Stupid question, new to reloading..
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Old 05-04-2012, 07:59 PM   #1
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Default Stupid question, new to reloading..

I just started reloading and I have some brasses that I salvaged from my shooting range..they set in the rain for about to monthes.. They cleaned up nice and are within tollerances.. Are they safe to use our did the weather weaken them.. I dont want to be waistfull but I also don't want to be dangerous.. Also I cleaned the inside of then out with a quetip.. Is that suggested..sorry for stupid questions.. Reloading 9mmx19 and 223's.. I use alot of these and thought it would be best to learn on

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Old 05-04-2012, 08:01 PM   #2
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The weather shouldn't hurt them. Just check for bulges,cracks or anything out of the ordinary.

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Old 05-04-2012, 08:28 PM   #3
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Ok, thank you.i didn't think so but better safe then sorry

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Old 05-07-2012, 02:34 PM   #4
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They should be fine but like mountainman13 said look over to make sure. I also use a cleaning brush to clean inside case to make sure nothing stuck like media if you are cleaning with a tumbler, but not a bad idea anyway IMHO.

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Old 05-07-2012, 02:41 PM   #5
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if you are going to salvage brass from different places for reloading, i would suggest in getting a tumbler and some walnut or corn cob media and use that to clean them. less time and labor on your part, just dump them in and let it run for a couple of hours or as long as needed to clean them. clean cases are easier to find defects in.

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Old 05-07-2012, 02:50 PM   #6
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Just an addition to the previous statement.
Always wear a mask during that process. If you are gonna ingest lead from shooting related activities that's when its gonna happen.

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Old 05-07-2012, 03:03 PM   #7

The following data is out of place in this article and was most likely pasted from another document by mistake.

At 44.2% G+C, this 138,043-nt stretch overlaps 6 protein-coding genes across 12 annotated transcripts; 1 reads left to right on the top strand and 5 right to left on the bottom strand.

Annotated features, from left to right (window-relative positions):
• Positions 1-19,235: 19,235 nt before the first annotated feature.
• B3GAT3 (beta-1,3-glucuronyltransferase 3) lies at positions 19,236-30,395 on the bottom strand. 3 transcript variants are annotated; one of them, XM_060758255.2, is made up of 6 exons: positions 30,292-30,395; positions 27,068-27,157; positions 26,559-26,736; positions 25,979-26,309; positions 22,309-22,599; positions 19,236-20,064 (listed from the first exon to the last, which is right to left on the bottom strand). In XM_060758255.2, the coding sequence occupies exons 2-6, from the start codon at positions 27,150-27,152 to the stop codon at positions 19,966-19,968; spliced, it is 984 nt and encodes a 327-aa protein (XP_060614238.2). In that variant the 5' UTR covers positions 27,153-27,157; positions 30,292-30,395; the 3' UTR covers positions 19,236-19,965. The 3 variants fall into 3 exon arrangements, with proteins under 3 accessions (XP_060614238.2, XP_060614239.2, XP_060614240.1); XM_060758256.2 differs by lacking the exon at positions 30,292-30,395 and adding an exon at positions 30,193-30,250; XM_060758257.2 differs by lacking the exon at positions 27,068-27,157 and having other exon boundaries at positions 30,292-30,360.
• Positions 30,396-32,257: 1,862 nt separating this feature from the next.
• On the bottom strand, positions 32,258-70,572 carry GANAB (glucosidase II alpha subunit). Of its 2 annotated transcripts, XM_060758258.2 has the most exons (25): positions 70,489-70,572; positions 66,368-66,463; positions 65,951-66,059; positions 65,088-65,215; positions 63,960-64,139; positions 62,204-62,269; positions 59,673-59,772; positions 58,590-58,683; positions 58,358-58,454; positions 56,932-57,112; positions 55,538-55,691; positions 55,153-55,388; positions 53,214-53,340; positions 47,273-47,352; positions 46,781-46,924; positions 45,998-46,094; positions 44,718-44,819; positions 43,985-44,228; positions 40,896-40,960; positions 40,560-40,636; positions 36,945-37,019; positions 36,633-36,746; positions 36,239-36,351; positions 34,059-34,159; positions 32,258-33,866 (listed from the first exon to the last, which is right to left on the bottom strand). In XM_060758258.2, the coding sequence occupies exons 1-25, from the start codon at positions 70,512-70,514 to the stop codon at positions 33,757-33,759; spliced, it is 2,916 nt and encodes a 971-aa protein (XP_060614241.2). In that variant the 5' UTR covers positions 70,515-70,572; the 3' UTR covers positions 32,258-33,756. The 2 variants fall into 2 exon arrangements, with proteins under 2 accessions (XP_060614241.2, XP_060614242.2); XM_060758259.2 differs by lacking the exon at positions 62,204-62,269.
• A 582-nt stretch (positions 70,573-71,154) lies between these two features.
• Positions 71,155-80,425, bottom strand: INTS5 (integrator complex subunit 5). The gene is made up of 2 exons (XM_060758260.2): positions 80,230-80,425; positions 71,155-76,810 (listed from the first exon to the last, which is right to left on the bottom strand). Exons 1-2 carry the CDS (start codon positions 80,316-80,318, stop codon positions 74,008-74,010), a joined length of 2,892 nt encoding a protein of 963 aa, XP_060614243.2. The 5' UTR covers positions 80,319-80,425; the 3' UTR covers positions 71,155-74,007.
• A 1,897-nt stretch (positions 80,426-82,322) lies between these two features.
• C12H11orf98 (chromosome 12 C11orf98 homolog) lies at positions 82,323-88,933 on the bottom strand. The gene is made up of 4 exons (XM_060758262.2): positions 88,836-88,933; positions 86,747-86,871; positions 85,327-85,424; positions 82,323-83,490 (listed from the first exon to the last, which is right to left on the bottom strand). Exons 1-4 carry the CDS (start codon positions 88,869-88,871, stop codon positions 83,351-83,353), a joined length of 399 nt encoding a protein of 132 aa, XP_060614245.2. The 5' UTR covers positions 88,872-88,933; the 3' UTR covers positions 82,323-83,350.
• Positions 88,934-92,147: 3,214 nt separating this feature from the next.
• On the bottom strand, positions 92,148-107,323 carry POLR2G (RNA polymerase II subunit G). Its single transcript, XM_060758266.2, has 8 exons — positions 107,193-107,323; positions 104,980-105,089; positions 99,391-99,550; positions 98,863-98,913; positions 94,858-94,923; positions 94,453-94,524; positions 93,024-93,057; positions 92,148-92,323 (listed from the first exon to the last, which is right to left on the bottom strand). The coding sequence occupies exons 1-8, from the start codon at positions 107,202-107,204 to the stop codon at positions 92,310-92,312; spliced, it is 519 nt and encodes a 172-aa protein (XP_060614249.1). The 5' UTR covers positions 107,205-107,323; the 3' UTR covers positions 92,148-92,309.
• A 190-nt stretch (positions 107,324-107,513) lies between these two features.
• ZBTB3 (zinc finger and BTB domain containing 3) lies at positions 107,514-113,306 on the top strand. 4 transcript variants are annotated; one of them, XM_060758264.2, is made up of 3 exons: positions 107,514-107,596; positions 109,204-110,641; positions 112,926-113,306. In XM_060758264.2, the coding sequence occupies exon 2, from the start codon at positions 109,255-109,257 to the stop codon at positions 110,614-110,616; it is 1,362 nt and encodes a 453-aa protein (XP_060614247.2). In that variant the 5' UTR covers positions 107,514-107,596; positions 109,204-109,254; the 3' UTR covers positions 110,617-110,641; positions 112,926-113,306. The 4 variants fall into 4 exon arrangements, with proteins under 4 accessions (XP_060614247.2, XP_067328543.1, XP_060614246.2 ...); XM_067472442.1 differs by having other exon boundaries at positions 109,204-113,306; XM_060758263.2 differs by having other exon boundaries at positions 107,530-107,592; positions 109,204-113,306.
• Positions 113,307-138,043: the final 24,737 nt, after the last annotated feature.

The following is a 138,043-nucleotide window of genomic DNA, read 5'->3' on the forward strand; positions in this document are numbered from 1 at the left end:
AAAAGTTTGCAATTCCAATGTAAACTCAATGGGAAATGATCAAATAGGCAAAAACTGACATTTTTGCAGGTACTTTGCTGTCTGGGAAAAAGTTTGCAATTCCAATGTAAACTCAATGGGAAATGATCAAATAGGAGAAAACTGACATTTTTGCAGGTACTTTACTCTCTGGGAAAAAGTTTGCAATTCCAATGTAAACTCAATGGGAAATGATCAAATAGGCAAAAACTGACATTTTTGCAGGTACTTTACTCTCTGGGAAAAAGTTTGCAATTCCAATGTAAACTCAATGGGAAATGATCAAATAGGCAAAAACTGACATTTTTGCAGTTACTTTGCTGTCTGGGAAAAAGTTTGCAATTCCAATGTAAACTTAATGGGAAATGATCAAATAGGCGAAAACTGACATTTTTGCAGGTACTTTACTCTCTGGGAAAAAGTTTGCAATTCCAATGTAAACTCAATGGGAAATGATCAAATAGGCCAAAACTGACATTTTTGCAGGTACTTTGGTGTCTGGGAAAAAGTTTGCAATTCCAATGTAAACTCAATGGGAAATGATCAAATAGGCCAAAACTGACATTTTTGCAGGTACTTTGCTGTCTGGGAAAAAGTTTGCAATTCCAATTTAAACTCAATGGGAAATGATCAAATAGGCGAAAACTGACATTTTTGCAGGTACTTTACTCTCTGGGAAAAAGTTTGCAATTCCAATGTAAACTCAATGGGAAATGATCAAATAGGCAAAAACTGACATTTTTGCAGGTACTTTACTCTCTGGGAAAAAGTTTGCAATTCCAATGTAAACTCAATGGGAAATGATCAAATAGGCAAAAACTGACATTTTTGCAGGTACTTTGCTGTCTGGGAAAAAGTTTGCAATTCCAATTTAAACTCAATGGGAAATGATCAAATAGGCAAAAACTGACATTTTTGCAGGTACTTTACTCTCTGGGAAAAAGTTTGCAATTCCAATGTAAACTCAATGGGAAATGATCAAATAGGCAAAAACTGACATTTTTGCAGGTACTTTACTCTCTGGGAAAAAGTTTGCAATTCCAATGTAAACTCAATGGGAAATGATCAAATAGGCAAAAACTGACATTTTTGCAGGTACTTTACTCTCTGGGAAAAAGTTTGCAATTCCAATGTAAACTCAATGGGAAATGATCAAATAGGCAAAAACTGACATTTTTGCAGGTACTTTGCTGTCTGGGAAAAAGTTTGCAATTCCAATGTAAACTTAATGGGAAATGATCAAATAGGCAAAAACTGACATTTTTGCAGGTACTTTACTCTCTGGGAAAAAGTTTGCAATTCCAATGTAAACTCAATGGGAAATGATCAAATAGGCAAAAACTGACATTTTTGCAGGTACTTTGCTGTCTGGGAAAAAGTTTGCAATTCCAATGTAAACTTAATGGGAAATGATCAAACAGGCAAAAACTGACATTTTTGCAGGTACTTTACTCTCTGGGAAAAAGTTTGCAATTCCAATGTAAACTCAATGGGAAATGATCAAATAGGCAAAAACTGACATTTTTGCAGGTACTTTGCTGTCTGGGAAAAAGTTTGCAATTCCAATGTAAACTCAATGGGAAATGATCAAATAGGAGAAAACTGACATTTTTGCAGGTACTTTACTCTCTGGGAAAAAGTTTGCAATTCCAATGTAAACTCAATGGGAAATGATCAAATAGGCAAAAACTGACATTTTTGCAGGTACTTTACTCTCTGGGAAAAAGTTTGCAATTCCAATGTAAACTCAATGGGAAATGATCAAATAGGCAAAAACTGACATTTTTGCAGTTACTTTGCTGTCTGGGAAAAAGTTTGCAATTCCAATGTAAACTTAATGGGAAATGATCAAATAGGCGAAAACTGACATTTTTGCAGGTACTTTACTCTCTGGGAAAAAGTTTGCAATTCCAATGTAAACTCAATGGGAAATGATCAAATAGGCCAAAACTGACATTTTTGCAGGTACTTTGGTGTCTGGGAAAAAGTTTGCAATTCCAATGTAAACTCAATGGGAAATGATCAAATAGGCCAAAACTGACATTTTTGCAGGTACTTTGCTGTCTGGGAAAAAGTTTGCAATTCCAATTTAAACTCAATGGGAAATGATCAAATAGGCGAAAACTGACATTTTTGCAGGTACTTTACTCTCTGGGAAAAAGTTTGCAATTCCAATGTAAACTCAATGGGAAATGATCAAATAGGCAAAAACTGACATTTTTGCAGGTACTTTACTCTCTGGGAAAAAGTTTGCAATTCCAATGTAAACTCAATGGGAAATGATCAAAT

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"Always wear a mask during that process. If you are gonna ingest lead..."

Anyone concerned about inhaling lead dust needs to wear a respirator mask with chemical filters, simple paper dust masks won't slow finely powdered lead down.

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Old 05-08-2012, 03:20 AM   #8
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Quote:
Originally Posted by Nickwashere View Post
I just started reloading and I have some brasses that I salvaged from my shooting range..they set in the rain for about to monthes.. They cleaned up nice and are within tollerances.. Are they safe to use our did the weather weaken them.. I dont want to be waistfull but I also don't want to be dangerous.. Also I cleaned the inside of then out with a quetip.. Is that suggested..sorry for stupid questions.. Reloading 9mmx19 and 223's.. I use alot of these and thought it would be best to learn on
Biggest problem I have with brass I find that has been outdoors for a while is dirt/sediment buildup INSIDE the case.

As mentioned, it's extremely important to take a brush and clean this out thoroughly, and a tumbler or vibratory cleaner is, for me at least, a "must-have" item for the reloading shop.

Any buildup inside the case can cause a significant increase in pressure which CAN be dangerous. Easy situation to rectify--clean out the inside the of cases thoroughly. The 9mm is easy, the .223 a bit harder.

JD
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Old 05-08-2012, 03:40 AM   #9
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As mentioned residue inside the case can be very dangerous. The area that will likely have damage from moisture is the primer pocket. This area and the flash hole will often become weakened. This area is key to holding pressure and is sensitve to oversized conditions. An over sized flash hole can damage a bolt face or worse. Make sure you use a flash hole gauge to check for wear. You can use a drill bit of the proper size to check the flash holes. Worn pockets are a problem as well. The cases on shooting ranges are often the last firing by reloaders. The reloader decided the brass was no longer useful and left them on the ground. Brass that has been fired in semi-autos often needs to be resized in a Small Base die as well.

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Old 05-12-2012, 07:46 PM   #10
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The Alkaline soil around here will turn cases black in a month or so. They still shoot fine, just will not clean up pretty. Mud is the most common problem I see from salvaged range brass. Visually inspect each case to make sure they are free of dried mud after polishing.

As for the lead issue. I do not wear a mask, but do wash my hands after handling potentially contaminated components. I have my lead levels checked every year at my annual physical exam. My lead levels have actually dropped recently. Thank you Metamucil.

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